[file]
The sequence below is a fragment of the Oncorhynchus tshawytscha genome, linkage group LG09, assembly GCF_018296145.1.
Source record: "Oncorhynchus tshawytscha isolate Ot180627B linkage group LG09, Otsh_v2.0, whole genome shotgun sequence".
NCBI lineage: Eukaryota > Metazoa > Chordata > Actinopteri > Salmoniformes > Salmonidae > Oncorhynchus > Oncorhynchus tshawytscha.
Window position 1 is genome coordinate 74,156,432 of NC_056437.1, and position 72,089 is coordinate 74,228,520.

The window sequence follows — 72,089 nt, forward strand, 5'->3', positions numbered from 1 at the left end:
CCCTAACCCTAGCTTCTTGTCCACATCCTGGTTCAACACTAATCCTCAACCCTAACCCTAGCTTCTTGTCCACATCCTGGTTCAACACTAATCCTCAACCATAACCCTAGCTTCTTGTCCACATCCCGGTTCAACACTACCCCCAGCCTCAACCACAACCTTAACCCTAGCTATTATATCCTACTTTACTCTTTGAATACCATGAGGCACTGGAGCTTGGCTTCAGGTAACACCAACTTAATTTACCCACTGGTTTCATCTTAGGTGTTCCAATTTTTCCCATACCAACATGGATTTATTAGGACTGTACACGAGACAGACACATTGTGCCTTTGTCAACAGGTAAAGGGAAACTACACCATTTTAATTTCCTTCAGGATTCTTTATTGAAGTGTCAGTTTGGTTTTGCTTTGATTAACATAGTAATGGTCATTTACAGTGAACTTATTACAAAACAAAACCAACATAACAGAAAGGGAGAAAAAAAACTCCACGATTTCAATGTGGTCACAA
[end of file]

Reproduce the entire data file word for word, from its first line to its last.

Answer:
The sequence below is a fragment of the Oncorhynchus tshawytscha genome, linkage group LG09, assembly GCF_018296145.1.
Source record: "Oncorhynchus tshawytscha isolate Ot180627B linkage group LG09, Otsh_v2.0, whole genome shotgun sequence".
NCBI lineage: Eukaryota > Metazoa > Chordata > Actinopteri > Salmoniformes > Salmonidae > Oncorhynchus > Oncorhynchus tshawytscha.
Window position 1 is genome coordinate 74,156,432 of NC_056437.1, and position 72,089 is coordinate 74,228,520.

The window sequence follows — 72,089 nt, forward strand, 5'->3', positions numbered from 1 at the left end:
CCCTAACCCTAGCTTCTTGTCCACATCCTGGTTCAACACTAATCCTCAACCCTAACCCTAGCTTCTTGTCCACATCCTGGTTCAACACTAATCCTCAACCATAACCCTAGCTTCTTGTCCACATCCCGGTTCAACACTACCCCCAGCCTCAACCACAACCTTAACCCTAGCTATTATATCCTACTTTACTCTTTGAATACCATGAGGCACTGGAGCTTGGCTTCAGGTAACACCAACTTAATTTACCCACTGGTTTCATCTTAGGTGTTCCAATTTTTCCCATACCAACATGGATTTATTAGGACTGTACACGAGACAGACACATTGTGCCTTTGTCAACAGGTAAAGGGAAACTACACCATTTTAATTTCCTTCAGGATTCTTTATTGAAGTGTCAGTTTGGTTTTGCTTTGATTAACATAGTAATGGTCATTTACAGTGAACTTATTACAAAACAAAACCAACATAACAGAAAGGGAGAAAAAAAACTCCACGATTTCAATGTGGTCACAA